The share of Pittsburgh-area homes purchased by corporations or real estate investors has risen dramatically over the past decade, according to a new study released Friday.

The study, performed by the nonprofit Pittsburgh Community Reinvestment Group, reviewed sales of homes ranging in size from single family to fourplexes with a market value of $1,000 or more. It found the share of homes in the city of Pittsburgh sold to corporations or investors increased from 15.5% of all sales in 2010 to nearly 25% in 2021. The share essentially doubled in Allegheny County’s remaining 129 municipalities, from 9.7% of sales in 2010 to 18% in 2021.

Predominantly Black, low-to-moderate income communities saw the highest percentage of all sales going to corporations or investors, including sections of McKeesport and Wilkinsburg, as well as the Pittsburgh neighborhoods of Allentown, Larimer and Knoxville. Nearly 3 in 5 sales in Central Oakland, which many students at the University of Pittsburgh call home, were to corporations or investors.

Chris Rosselot, the policy director at PCRG, told the Union Progress that corporations stepping into neighborhoods are “taking away” wealth-building opportunities from potential homebuyers who in some cases are deeply rooted in their communities. He added that the study was motivated by an apparent uptick in “We Buy Houses” signs and hearing anecdotally about more cash offers being made for homes.

“We’re losing out from these corporations who have the capital and resources to scoop up these properties,” he said. “Government and stakeholders have a lot of catch-up to do.”

Various studies have found corporate landlords are more likely than smaller landlords to evict tenants, raise rents and improperly maintain their properties. PCRG research analyst Druta Bhatt noted some potential homebuyers have to put money toward rent instead of what could have been mortgage payments to build equity in a home.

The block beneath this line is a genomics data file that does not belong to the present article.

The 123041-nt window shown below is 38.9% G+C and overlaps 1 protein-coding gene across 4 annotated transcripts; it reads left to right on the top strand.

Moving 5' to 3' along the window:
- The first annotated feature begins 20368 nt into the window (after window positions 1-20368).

“It’s just less and less opportunities for them to buy a house and create that wealth for future generations,” she said.

Rosselot said he thinks the city land bank, which is designed to acquire vacant or abandoned properties and get them back on the open market for community-minded redevelopment, needs to play a stronger role in the local housing market. The agency has been more aggressive lately under new leadership, with its fifth property to be sold last week, after years of stagnation since its creation in 2014.

“Our land bank is limping to get going,” he said.

Corporations or investors often purchase homes at a reduced price compared to other buyers, according to the study. It found that in Pittsburgh they paid 70.2% of the average sale price between 2010 and 2021, and 72.4% of the average sale price in the remaining county municipalities over the same period.

Chris Briem, a regional economist at the University of Pittsburgh’s Center for Social & Urban Research, told the Union Progress that he’s part of a team studying purchases by real estate investment trusts and found similar results.

“We’re observing this activity, which is a little more different than the broader LLCs. They are much more concentrated in areas that have relatively lower prices,” he said. “They’re investors — they’re not going to buy the most expensive properties. I don’t think they’re looking at the least expensive properties.”

Sabina Deitrick, an associate professor at the University of Pittsburgh who’s collaborating with Briem, said the impact of larger corporations making purchases can in some cases be immediately felt on the ground.

“The locations are often in areas that are favored by first-time home buyers for their affordability, and reducing the number of houses in these communities pushes up prices for other homebuyers and can reduce the number of homeowners in these communities,” she said.

In some ways, Briem said, additional attention in recent years from corporate buyers might be Pittsburgh becoming a victim of its own success.

“Our markets have been so depressed for so long we weren’t always on the radar of this type of investor,” he said. “It’s coming around now that, all of a sudden, our markets seem to be doing a little better, we’re in the same pot as a lot of other places that might be attracting these types of investors with outside money.”

Jon, a copy editor and reporter at the Pittsburgh Post-Gazette, is currently on strike and working as a co-editor of the Pittsburgh Union Progress. Reach him at

Jon Moss

Jon, a copy editor and reporter at the Pittsburgh Post-Gazette, is currently on strike and working as a co-editor of the Pittsburgh Union Progress. Reach him at